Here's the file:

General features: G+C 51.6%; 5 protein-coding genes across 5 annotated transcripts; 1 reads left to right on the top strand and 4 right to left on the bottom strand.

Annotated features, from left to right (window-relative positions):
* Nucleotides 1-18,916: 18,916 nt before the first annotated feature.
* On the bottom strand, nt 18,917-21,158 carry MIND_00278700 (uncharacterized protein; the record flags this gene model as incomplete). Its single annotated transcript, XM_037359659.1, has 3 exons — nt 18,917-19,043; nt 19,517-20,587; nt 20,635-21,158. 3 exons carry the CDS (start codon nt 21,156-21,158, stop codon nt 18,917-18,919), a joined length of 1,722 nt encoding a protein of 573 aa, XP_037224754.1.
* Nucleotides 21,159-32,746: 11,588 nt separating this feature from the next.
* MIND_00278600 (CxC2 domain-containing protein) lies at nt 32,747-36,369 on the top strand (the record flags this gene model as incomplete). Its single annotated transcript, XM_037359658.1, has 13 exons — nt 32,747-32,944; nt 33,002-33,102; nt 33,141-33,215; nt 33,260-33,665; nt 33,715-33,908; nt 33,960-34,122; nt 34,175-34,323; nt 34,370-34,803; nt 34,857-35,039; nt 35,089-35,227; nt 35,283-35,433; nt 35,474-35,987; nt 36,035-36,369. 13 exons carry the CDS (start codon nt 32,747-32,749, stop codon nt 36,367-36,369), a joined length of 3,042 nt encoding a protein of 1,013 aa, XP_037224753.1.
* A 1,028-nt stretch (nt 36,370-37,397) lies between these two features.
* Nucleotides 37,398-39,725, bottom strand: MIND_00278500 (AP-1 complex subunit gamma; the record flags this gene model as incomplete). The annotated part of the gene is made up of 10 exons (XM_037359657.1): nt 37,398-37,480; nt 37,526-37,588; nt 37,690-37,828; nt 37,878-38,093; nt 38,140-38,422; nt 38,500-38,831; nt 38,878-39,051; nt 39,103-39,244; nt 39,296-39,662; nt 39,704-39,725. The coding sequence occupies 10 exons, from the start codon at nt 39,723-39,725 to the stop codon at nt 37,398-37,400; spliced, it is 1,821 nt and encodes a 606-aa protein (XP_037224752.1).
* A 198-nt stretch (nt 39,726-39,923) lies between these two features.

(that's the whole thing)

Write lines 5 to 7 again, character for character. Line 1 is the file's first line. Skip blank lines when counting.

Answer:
* Nucleotides 21,159-32,746: 11,588 nt separating this feature from the next.
* MIND_00278600 (CxC2 domain-containing protein) lies at nt 32,747-36,369 on the top strand (the record flags this gene model as incomplete). Its single annotated transcript, XM_037359658.1, has 13 exons — nt 32,747-32,944; nt 33,002-33,102; nt 33,141-33,215; nt 33,260-33,665; nt 33,715-33,908; nt 33,960-34,122; nt 34,175-34,323; nt 34,370-34,803; nt 34,857-35,039; nt 35,089-35,227; nt 35,283-35,433; nt 35,474-35,987; nt 36,035-36,369. 13 exons carry the CDS (start codon nt 32,747-32,749, stop codon nt 36,367-36,369), a joined length of 3,042 nt encoding a protein of 1,013 aa, XP_037224753.1.
* A 1,028-nt stretch (nt 36,370-37,397) lies between these two features.